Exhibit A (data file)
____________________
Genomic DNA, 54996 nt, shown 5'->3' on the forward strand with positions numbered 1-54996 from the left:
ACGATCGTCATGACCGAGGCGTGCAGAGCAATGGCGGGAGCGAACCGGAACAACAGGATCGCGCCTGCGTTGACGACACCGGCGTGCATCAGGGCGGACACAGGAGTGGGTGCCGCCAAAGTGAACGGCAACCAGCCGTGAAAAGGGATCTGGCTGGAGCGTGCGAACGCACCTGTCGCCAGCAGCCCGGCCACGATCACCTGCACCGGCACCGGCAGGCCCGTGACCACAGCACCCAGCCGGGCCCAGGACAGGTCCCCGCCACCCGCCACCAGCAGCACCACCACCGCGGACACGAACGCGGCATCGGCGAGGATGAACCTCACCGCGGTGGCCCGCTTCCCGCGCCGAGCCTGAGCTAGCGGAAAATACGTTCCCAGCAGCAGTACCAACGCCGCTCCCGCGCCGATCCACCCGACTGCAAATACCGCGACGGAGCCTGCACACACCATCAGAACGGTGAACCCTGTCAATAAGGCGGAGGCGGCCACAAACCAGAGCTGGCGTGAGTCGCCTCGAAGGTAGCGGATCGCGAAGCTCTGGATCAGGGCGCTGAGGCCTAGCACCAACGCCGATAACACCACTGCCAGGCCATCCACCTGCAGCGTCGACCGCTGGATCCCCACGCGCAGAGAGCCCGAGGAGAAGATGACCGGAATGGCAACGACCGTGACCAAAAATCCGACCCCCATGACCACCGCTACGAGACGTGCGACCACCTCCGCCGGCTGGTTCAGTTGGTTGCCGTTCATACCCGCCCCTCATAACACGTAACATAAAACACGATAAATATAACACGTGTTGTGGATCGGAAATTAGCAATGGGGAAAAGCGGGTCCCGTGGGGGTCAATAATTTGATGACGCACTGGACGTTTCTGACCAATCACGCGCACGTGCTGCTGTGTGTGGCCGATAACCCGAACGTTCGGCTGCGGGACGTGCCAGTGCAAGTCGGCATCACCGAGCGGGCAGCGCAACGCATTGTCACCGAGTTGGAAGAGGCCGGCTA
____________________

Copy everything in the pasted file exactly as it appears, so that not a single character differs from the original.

Genomic DNA, 54996 nt, shown 5'->3' on the forward strand with positions numbered 1-54996 from the left:
ACGATCGTCATGACCGAGGCGTGCAGAGCAATGGCGGGAGCGAACCGGAACAACAGGATCGCGCCTGCGTTGACGACACCGGCGTGCATCAGGGCGGACACAGGAGTGGGTGCCGCCAAAGTGAACGGCAACCAGCCGTGAAAAGGGATCTGGCTGGAGCGTGCGAACGCACCTGTCGCCAGCAGCCCGGCCACGATCACCTGCACCGGCACCGGCAGGCCCGTGACCACAGCACCCAGCCGGGCCCAGGACAGGTCCCCGCCACCCGCCACCAGCAGCACCACCACCGCGGACACGAACGCGGCATCGGCGAGGATGAACCTCACCGCGGTGGCCCGCTTCCCGCGCCGAGCCTGAGCTAGCGGAAAATACGTTCCCAGCAGCAGTACCAACGCCGCTCCCGCGCCGATCCACCCGACTGCAAATACCGCGACGGAGCCTGCACACACCATCAGAACGGTGAACCCTGTCAATAAGGCGGAGGCGGCCACAAACCAGAGCTGGCGTGAGTCGCCTCGAAGGTAGCGGATCGCGAAGCTCTGGATCAGGGCGCTGAGGCCTAGCACCAACGCCGATAACACCACTGCCAGGCCATCCACCTGCAGCGTCGACCGCTGGATCCCCACGCGCAGAGAGCCCGAGGAGAAGATGACCGGAATGGCAACGACCGTGACCAAAAATCCGACCCCCATGACCACCGCTACGAGACGTGCGACCACCTCCGCCGGCTGGTTCAGTTGGTTGCCGTTCATACCCGCCCCTCATAACACGTAACATAAAACACGATAAATATAACACGTGTTGTGGATCGGAAATTAGCAATGGGGAAAAGCGGGTCCCGTGGGGGTCAATAATTTGATGACGCACTGGACGTTTCTGACCAATCACGCGCACGTGCTGCTGTGTGTGGCCGATAACCCGAACGTTCGGCTGCGGGACGTGCCAGTGCAAGTCGGCATCACCGAGCGGGCAGCGCAACGCATTGTCACCGAGTTGGAAGAGGCCGGCTA